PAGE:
Columbia River Mental Health Services

“The strength to show up”
Stock image of two people comforting a third man by holding his hands and right arm.

Columbia River Mental Health Services provides mental health services through a model that offers care without conditions. With a loan from Nonprofit Finance Fund, they’re able to expand into a new facility – increasing both the amount of people they can serve and the standard of care they can provide. 

For more than eighty years, Columbia River Mental Health Services (CRMHS) has been an anchor institution for behavioral health in Southwest Washington State. Focusing largely on lower-income populations – the vast majority of its patients are Medicaid recipients – the nonprofit serves more than 5,000 people per year.

By offering a holistic array of services, CRMHS can respond to the ever-changing mental health needs of the communities it serves. It offers personalized mental health treatment programs for people aged five and older. The organization’s Night Crisis Team responds 24/7 to mental health and substance use crises across Washington’s Clark County. And its opioid treatment program – the largest in Southwest Washington – offers treatment to people in any stage of recovery.

Intervention, prevention, relationships: a unique model for mental health

The US does not have a unified system of mental health services. So often, mental health issues are dealt with in one of two ways: emergency rooms and law enforcement.

Emergency care only deals with the immediate symptoms, whereas people experiencing ongoing mental health challenges often need both long-term care and a holistic approach. And law enforcement officials often don’t have the medical or behavioral health backgrounds to deal with these challenges. At best, these approaches are inefficient, ineffective, and costly. At worst, they're traumatic, violent, or deadly.

In contrast, CRMHS utilizes a model based on intervention, prevention, and long-term relationships. “To use our mobile unit as an example,” says Victor Jackson, CEO of CRMHS, “If we're able to go out and meet patients in an encampment ... we're able to provide some level of intervention there that prevents that patient from going to the emergency room.”

"Being able to provide the services that we do,” he continues, “allows us to intervene sooner in the health care spectrum, so that patients aren’t bouncing back and forth to the hospital or being arrested.”

Similarly, with its approach to treating substance use disorders, CRMHS doesn't just do what's been done in the past. They do what works – even when it's controversial. In contrast to peers who make treatment conditional on stopping their substance use, says Victor, “We can provide intervention even while [people] are actively using, which is very, very different.”

“We're not saying you have to have the strength to quit using,” he goes on.” You just have to have the strength to show up. And in some cases, you just have to have the strength to say you want help.”

Stock image of six people seated in a circle at a group therapy session
For the first time in decades, millions of Americans are collectively processing feelings of shared trauma and grief – and recognizing how mental health services can help them heal.

Addressing mental health stigma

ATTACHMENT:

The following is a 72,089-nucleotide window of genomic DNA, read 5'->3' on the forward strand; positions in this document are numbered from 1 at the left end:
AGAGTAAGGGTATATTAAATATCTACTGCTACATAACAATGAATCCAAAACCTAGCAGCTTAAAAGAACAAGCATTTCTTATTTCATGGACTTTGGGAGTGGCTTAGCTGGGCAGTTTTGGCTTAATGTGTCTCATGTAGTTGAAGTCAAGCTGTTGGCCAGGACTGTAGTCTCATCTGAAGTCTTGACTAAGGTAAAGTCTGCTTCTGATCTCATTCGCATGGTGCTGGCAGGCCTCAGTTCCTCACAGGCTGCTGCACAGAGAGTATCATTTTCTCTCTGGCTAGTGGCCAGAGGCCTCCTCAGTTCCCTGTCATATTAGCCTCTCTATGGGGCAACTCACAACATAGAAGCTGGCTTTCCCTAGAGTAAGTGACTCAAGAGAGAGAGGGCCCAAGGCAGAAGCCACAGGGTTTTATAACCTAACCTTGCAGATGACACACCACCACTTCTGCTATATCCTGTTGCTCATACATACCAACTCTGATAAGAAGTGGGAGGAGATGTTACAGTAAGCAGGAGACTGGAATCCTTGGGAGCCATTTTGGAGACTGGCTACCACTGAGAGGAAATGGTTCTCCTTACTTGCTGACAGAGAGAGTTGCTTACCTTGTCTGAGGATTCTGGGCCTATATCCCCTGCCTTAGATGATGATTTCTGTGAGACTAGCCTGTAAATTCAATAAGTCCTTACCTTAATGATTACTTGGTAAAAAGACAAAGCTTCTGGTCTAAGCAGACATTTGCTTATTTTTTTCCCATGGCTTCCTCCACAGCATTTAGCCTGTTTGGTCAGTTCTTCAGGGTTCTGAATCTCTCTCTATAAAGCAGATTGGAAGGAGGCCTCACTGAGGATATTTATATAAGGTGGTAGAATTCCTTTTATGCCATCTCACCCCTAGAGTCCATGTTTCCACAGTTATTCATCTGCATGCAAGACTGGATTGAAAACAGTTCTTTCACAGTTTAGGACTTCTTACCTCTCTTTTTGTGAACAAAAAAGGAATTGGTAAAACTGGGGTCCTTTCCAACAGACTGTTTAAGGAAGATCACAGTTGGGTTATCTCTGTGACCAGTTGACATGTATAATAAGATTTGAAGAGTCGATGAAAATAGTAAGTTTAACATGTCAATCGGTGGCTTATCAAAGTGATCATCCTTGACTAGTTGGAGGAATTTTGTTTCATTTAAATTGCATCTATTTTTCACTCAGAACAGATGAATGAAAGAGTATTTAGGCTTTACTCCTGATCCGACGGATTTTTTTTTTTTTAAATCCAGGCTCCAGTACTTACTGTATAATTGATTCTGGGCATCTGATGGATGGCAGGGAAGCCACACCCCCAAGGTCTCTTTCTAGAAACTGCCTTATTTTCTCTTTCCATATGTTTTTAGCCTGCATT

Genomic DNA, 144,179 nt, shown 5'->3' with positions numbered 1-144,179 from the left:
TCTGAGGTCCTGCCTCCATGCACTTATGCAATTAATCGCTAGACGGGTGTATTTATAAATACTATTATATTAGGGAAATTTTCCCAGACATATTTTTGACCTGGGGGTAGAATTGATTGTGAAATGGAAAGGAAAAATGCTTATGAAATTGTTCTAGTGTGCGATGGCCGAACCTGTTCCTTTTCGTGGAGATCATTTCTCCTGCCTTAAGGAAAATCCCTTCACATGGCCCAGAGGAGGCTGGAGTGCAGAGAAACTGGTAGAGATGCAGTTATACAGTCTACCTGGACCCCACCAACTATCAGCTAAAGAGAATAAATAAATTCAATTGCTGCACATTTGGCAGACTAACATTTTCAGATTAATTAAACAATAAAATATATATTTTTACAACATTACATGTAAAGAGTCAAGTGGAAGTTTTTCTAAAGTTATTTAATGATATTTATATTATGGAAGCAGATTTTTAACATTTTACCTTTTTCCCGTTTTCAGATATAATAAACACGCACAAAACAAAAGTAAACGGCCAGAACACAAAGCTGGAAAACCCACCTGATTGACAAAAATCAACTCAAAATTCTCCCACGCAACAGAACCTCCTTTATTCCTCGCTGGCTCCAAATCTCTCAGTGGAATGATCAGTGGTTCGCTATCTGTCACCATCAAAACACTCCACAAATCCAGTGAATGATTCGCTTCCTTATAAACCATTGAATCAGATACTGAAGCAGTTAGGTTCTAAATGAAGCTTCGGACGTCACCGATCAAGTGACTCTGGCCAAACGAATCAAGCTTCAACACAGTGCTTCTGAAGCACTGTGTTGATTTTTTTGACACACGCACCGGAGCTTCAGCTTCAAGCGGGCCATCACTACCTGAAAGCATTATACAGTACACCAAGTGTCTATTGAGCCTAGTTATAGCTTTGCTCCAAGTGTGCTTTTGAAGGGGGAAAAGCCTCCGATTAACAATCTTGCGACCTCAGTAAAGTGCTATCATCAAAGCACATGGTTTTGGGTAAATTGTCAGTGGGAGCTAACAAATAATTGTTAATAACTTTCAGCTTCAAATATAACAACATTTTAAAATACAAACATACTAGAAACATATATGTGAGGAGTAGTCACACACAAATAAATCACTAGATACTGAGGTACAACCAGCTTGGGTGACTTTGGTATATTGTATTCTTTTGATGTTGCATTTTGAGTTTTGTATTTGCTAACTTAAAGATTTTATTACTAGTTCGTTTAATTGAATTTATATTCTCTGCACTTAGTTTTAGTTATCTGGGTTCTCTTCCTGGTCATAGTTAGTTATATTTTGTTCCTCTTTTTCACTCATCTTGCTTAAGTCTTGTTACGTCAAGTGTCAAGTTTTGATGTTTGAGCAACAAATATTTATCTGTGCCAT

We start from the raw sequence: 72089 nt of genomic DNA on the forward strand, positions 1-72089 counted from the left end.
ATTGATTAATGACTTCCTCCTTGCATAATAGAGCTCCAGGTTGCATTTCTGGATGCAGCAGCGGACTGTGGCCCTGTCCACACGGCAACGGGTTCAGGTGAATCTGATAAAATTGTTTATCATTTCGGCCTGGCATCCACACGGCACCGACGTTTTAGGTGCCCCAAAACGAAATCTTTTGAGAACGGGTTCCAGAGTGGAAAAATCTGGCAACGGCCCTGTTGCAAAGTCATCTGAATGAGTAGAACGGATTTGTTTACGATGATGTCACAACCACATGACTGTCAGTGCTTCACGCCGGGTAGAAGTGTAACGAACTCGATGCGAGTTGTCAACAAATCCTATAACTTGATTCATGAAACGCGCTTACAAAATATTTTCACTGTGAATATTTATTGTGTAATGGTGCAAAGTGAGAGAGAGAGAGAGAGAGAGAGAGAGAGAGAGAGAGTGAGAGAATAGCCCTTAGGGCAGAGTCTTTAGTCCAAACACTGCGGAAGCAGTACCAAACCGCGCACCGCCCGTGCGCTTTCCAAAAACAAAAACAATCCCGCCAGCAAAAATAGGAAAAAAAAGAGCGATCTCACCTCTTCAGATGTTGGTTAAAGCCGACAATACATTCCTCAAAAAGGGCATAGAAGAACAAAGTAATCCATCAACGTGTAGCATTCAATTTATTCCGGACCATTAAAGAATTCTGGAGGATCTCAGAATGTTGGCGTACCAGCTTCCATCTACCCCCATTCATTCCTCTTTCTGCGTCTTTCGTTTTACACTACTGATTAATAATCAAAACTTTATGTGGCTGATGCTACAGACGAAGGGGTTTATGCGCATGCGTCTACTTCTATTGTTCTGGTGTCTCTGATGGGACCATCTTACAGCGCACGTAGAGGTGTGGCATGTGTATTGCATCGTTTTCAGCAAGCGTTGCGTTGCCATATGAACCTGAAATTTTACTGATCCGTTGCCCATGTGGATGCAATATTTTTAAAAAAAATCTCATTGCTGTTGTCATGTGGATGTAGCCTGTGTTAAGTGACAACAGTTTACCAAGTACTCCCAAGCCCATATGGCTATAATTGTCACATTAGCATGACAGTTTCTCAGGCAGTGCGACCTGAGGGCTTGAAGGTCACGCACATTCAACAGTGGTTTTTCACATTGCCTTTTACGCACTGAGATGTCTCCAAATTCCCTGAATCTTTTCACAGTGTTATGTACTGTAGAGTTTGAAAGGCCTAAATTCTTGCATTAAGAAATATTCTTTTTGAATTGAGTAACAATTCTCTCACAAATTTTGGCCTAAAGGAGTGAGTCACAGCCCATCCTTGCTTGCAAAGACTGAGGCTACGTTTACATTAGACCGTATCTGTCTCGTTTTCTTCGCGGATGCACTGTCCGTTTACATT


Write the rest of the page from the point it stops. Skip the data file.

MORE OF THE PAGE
One of the greatest challenges of working in mental health treatment is overcoming the stigmas that many people hold. CRMHS ensures that its staff treat patients with empathy by hiring people who have personally experienced the issues their patients face.

“Everyone on my team has some measure of lived experience,” says Victor. “That's not to say that [we're all] addicts ourselves, but we can certainly appreciate the full spectrum of what our patients and families are going through.”

This includes Victor himself. “My father has been sober now for 23 years,” he says. “[That] really motivates me and inspires me, because not only can I relate to what our patients are going through, but also the sense of urgency in getting those services out there.”

When asked whether he's seen attitudes change about mental health over the years he's worked at CRMHS, Victor said that COVID-19 has been a major factor. “With COVID, most people can understand what it feels like to be isolated,” he says. “They can understand what depression is, and later they can understand with anxiety is … and they can certainly understand the grief aspect of losing someone and not being able to be there.”

For the first time in decades, he continues, millions of Americans are collectively processing feelings of shared trauma and grief – and recognizing how mental health services can help them heal.

Architect's rendering picturing the lobby of CRMHS' new facility, featuring several comfortable armchairs and round tables
Rendering of CRMHS' new facility

How this nonprofit is using a renovation loan to grow

CRMHS is currently moving into a recently-acquired 8,000 square foot facility. This new location will serve as the organization’s primary clinic to meet the immediate needs of clients through its medically assisted treatment substance dependence program.

“This new facility does lend more to patient privacy, patient access,” says Victor. “They're able to get in and get out more easily.”

Offered through NFF's Resilient Communities Fund, which provides low-interest financing to nonprofits working to address the social determinants of health, NFF's $2.5 million loan is providing part of the funding needed to renovate this new space. Says Victor, "With this funding, we've been able to increase the standard of care that we can provide.”

NFF finances mission-driven organizations like CRMHS across the United States. To learn more about how our financing can support your nonprofit, visit the Financing page of our website. 

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